The Securities and Exchanges Commission is probing some of Wall Street’s largest ‘dark pools’–electronic marketplaces which don’t publish buy and sell orders–amid concerns that they may be treating some investors unfairly, the Wall Street Journal reported.
The WSJ didn’t specify how many pools were being investigated and named only the LX trading venue operated by UK-based Barclays PLC (BClyf) in its report. According to data recently published by the Financial Industry Regulatory Authority, LX was the second-largest dark pool in the US after Credit Suisse AG’s (CS) Crossfinder platform.
The report is the latest evidence of the authorities’ unease over developments in financial market infrastructures, and concern that technology and innovation may be undermining the US’s commitment to giving all market participants equal access to market-relevant information. FINRA data say over 30% of turnover in US stocks now takes place ‘over-the-counter’.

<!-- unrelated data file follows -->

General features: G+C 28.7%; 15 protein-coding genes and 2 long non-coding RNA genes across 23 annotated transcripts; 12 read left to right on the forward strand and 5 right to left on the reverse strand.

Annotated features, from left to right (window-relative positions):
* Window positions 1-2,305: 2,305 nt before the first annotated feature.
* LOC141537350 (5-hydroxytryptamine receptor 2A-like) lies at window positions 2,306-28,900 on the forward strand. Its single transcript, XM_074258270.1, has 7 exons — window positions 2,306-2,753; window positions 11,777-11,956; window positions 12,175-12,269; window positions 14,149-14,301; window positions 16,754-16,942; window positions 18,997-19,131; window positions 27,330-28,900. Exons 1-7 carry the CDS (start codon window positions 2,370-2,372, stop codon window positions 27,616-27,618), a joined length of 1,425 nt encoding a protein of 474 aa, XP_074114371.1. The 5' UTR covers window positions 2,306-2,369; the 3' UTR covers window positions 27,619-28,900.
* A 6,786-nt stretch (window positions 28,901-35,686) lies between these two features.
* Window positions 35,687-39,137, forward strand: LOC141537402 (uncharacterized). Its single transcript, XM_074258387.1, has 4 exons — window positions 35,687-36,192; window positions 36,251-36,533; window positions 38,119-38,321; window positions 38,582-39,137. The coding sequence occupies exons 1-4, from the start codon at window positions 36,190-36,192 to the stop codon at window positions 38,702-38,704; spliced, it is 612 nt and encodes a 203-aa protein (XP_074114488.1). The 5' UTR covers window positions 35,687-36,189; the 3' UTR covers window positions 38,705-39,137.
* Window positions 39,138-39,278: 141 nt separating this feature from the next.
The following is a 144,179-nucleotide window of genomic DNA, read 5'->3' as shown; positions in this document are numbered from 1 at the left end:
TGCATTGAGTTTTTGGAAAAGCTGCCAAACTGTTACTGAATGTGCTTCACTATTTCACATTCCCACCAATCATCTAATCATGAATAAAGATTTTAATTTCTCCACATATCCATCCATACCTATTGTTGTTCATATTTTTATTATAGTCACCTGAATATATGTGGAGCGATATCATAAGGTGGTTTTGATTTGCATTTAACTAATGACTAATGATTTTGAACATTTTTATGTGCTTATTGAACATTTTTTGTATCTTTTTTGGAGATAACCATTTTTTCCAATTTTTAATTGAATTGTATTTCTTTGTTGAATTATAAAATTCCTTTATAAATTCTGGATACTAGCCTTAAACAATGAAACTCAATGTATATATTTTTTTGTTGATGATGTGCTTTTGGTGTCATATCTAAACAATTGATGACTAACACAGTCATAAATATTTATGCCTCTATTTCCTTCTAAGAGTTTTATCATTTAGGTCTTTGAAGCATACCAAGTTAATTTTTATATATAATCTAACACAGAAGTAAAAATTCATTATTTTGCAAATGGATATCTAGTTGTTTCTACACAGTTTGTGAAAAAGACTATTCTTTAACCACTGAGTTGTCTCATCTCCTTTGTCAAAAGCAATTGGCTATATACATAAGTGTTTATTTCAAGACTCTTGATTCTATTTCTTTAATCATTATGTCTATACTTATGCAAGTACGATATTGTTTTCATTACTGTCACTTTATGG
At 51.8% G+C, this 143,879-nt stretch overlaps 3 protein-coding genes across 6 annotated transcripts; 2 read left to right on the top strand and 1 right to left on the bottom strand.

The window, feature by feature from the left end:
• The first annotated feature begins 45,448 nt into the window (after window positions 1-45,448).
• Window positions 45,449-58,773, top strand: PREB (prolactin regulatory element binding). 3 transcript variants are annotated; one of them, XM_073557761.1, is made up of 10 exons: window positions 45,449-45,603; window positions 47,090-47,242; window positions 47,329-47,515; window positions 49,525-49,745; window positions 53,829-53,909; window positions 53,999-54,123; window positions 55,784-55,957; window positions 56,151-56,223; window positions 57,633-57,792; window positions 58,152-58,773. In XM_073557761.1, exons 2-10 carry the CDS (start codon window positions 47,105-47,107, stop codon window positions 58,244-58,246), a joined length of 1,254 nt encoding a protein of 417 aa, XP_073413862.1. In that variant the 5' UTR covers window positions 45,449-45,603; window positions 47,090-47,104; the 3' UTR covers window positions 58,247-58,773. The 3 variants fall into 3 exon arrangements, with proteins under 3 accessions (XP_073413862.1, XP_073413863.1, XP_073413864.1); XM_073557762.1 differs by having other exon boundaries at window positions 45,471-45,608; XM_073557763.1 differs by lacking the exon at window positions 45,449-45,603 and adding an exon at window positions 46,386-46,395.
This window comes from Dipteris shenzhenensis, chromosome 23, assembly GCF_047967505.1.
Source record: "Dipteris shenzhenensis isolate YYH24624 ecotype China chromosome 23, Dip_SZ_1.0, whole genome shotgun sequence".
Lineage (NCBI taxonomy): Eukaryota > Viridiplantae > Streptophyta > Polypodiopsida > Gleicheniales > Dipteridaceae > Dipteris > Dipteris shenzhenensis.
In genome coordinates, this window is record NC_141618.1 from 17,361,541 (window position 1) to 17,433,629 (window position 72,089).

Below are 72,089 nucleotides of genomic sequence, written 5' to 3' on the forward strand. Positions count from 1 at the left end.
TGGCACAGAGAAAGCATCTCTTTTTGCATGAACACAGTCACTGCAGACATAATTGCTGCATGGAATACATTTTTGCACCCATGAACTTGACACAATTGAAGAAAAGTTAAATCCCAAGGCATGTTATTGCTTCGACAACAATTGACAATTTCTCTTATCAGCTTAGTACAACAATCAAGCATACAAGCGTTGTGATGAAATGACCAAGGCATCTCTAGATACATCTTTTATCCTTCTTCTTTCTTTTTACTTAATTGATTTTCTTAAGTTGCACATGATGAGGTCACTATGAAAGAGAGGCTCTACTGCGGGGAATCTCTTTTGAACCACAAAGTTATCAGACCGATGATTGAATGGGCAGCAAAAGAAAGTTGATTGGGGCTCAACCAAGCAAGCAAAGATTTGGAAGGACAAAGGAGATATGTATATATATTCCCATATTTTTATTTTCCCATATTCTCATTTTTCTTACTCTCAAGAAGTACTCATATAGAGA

New York Attorney-General Eric Schneider has subpoena-ed some high-speed trading firms amid suspicions that they may be receiving preferential treatment from ‘dark pools’, and brokerage Liquidnet last week agreed to pay $2 million in for improperly sharing information selectively with its customers, following an SEC investigation. A spokeswoman for Barclays wasn’t immediately available to comment, while one for the SEC declined to.
A Credit Suisse spokeswoman also declined to comment, but noted that the bank had last week taken the step of publishing its “Form ATS”, so as to allay any possible concerns about the way it operates Crossfinder. The Form ATS (short for Alternative Trading System) is usually a confidential document in which an operator of a dark pool answers questions from the regulator about how it runs trading on its venue.